Shannon Howell, PGA Head Golf Professional
Country Club of Sapphire Valley, Sapphire Valley, NC


"Bob Forman was fabulous!  He is a great presenter who shared some extremely valuable information related to how anatomical deficiencies such as: poor posture, flexibility, and balance impact our golf swing.  He not only shared what they are and how they impact the swing, but also demonstrated exercises to help correct them."
Ellen Gregory
EWGA-Wilmington, NC chapter

“Westchester is one of the Country’s largest private clubs with a membership that has high expectations for service and performance.  Bob Forman’s seminar on golf specific fitness and flexibility was extremely well received and motivated many of my members to begin a program of evaluation, exercise and follow-ups.  I highly recommend Bob for his knowledge, energy , and ability to connect with amateurs concerning golf fitness.” 
John Kennedy, Director of Golf
Westchester CC, 
Harrison, NY

Bob has a fantastic ability to understand and combine his expertise of the physical complexities of the human body with the PGA Professional’s trained eye with respect to the complexities of the golf swing.  Bob offers a refreshing angle that most amateur and professional golfers can understand and embrace.  Many times, a golfer will have physical limitations that prevents him or her from moving the way the PGA Professional is trying to instruct.  Bob can take the golfer’s weakest physical traits and focus a training program to better overcome those obstacles and allow the golfers to ultimately improve their swing. 
Dennis Nicholl, PGA Head Golf Professional
The Dunes Golf & Beach Club, Myrtle Beach, South Carolina

IMPROVE YOUR GAME

Functional Golf Fitness Training is a comprehensive player improvement resource for golfers of all ages and levels, teaching professionals and coaches.  
A great manual for golf teams as well.  

Dedicated chapters on:
- how to identify and correct the common physical deficiencies most golfers have that are impacting their swing and injury potential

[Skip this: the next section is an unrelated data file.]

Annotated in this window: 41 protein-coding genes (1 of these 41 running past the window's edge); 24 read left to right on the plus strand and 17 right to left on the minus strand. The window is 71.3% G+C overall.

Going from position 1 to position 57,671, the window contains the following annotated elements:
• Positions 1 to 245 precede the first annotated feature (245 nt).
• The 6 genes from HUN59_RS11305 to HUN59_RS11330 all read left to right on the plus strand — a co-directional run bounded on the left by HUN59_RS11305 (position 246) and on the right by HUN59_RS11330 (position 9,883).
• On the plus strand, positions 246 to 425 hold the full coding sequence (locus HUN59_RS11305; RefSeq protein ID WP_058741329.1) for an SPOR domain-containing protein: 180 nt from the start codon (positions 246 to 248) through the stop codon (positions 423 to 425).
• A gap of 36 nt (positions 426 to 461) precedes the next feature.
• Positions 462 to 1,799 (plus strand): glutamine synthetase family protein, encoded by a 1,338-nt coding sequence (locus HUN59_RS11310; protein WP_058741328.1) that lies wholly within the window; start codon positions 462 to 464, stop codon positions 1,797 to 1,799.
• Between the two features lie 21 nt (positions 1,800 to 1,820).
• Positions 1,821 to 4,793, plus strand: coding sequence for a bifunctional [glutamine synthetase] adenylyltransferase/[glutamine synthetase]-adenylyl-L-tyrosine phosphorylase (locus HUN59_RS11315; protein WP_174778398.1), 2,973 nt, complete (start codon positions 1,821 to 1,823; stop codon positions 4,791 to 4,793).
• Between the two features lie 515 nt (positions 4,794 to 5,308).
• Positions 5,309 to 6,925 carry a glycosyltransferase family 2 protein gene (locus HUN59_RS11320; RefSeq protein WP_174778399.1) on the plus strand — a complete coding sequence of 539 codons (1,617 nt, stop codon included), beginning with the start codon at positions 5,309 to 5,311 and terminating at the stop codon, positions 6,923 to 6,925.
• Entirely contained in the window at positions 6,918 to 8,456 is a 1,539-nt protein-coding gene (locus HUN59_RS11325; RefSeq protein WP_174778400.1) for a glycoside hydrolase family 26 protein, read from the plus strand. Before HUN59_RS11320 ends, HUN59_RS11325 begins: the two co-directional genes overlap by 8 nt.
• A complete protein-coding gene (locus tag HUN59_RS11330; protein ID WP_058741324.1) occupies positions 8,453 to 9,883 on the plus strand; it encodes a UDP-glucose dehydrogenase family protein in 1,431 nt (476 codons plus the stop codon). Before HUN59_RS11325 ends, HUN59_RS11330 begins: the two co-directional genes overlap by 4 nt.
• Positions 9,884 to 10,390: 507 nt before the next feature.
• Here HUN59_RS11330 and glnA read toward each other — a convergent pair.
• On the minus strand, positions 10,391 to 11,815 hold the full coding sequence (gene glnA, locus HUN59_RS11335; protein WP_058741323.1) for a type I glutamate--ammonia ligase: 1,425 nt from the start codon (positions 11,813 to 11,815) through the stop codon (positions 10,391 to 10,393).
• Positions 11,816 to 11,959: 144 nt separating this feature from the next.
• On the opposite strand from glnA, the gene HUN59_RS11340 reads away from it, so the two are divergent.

- over 40 golf-specific exercises and drills

- preventing/alleviating the #1 injury in golf, low back injury
- how to fix the more common swing faults

Amazon reviews:

"Very clear explanations of causes and fixes for main physical deficiencies affecting golfers. Easy to follow instructions. While other books may give a whole laundry list of exercises that end up not being used, Forman has selected a few for each issue and puts together a program that doesn't take long to do"

"This book not only tells you what to do but also why you need to do and what results you can expect.
I have every book in print about golf fitness and this book is by far the best."


Available in print at TheBookPatch

TheBookPatch.com Buy Now style 1 button
or as an ebook on Amazon

Go to
http://www.amazon.com/Functional-Golf-Fitness-Training-ebook/dp/B00FH88Q0Q

SWING FAULT PHYSIOLOGY

Swing mechanics are often influenced by physical deficiencies in the golfer's body.  Below are some of the more common swing faults, their physical causes and how to correct.

GOLF POSTURE

S-POSTURE AND LOW BACK PAIN

EARLY EXTENSION

SWAY & SLIDE

REVERSE SPINE

While correcting the deficiencies, you also need to rewire the brain-body connection in order to break out of the inefficient swing pattern.  

REWIRE THE BAD SWING HABIT

RADIO / PODCASTS

 

 

November 11, 2017
The top 10 fitness must haves for better golf.  Click on the pic and then "podcast."  
My segment starts at 1:10:30.

 
June 22, 2017
(go to 1:10:00 into the show)
golf posture, muscle imbalance, improving distance, stretching, hydration, Tiger and specialization, Rory and weight lifting



March 14, 2015
(go to 1:08:00 into the show)
fitness vs. golf fitness, strength training and slowing down the aging process, C and S-postures 


scroll down to 9/9/2013
(go to 23:15 into the show)
back injury